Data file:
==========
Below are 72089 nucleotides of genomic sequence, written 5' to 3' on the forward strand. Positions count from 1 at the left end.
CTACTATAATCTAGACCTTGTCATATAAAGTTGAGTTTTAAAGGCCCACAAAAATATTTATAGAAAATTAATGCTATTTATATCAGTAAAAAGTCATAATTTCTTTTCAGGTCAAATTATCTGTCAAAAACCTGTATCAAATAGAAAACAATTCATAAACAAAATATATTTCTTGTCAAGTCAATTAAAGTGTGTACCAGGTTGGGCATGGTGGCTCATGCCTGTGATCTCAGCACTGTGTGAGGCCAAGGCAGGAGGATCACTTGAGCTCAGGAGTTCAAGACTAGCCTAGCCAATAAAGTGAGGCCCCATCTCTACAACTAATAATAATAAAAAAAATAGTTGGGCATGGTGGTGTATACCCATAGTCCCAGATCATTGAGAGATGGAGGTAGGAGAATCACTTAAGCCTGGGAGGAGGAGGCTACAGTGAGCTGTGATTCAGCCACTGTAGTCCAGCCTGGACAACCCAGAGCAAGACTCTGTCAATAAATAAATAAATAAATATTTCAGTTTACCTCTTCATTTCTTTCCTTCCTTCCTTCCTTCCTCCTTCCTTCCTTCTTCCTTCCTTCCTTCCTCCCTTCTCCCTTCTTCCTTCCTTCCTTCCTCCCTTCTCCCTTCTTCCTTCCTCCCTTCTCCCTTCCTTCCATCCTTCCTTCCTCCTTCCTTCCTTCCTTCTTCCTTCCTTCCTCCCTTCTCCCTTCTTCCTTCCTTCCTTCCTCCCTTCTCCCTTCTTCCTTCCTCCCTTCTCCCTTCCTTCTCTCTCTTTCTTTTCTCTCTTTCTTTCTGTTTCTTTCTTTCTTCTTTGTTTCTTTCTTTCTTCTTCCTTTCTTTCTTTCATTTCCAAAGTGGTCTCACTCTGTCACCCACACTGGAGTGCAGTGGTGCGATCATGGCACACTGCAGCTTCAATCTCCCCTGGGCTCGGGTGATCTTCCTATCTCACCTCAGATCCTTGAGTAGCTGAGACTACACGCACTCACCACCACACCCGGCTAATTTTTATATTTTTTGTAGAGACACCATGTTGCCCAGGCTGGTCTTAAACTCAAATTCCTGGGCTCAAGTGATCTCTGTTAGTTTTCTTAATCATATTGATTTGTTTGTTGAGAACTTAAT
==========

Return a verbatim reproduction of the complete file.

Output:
Below are 72089 nucleotides of genomic sequence, written 5' to 3' on the forward strand. Positions count from 1 at the left end.
CTACTATAATCTAGACCTTGTCATATAAAGTTGAGTTTTAAAGGCCCACAAAAATATTTATAGAAAATTAATGCTATTTATATCAGTAAAAAGTCATAATTTCTTTTCAGGTCAAATTATCTGTCAAAAACCTGTATCAAATAGAAAACAATTCATAAACAAAATATATTTCTTGTCAAGTCAATTAAAGTGTGTACCAGGTTGGGCATGGTGGCTCATGCCTGTGATCTCAGCACTGTGTGAGGCCAAGGCAGGAGGATCACTTGAGCTCAGGAGTTCAAGACTAGCCTAGCCAATAAAGTGAGGCCCCATCTCTACAACTAATAATAATAAAAAAAATAGTTGGGCATGGTGGTGTATACCCATAGTCCCAGATCATTGAGAGATGGAGGTAGGAGAATCACTTAAGCCTGGGAGGAGGAGGCTACAGTGAGCTGTGATTCAGCCACTGTAGTCCAGCCTGGACAACCCAGAGCAAGACTCTGTCAATAAATAAATAAATAAATATTTCAGTTTACCTCTTCATTTCTTTCCTTCCTTCCTTCCTTCCTCCTTCCTTCCTTCTTCCTTCCTTCCTTCCTCCCTTCTCCCTTCTTCCTTCCTTCCTTCCTCCCTTCTCCCTTCTTCCTTCCTCCCTTCTCCCTTCCTTCCATCCTTCCTTCCTCCTTCCTTCCTTCCTTCTTCCTTCCTTCCTCCCTTCTCCCTTCTTCCTTCCTTCCTTCCTCCCTTCTCCCTTCTTCCTTCCTCCCTTCTCCCTTCCTTCTCTCTCTTTCTTTTCTCTCTTTCTTTCTGTTTCTTTCTTTCTTCTTTGTTTCTTTCTTTCTTCTTCCTTTCTTTCTTTCATTTCCAAAGTGGTCTCACTCTGTCACCCACACTGGAGTGCAGTGGTGCGATCATGGCACACTGCAGCTTCAATCTCCCCTGGGCTCGGGTGATCTTCCTATCTCACCTCAGATCCTTGAGTAGCTGAGACTACACGCACTCACCACCACACCCGGCTAATTTTTATATTTTTTGTAGAGACACCATGTTGCCCAGGCTGGTCTTAAACTCAAATTCCTGGGCTCAAGTGATCTCTGTTAGTTTTCTTAATCATATTGATTTGTTTGTTGAGAACTTAAT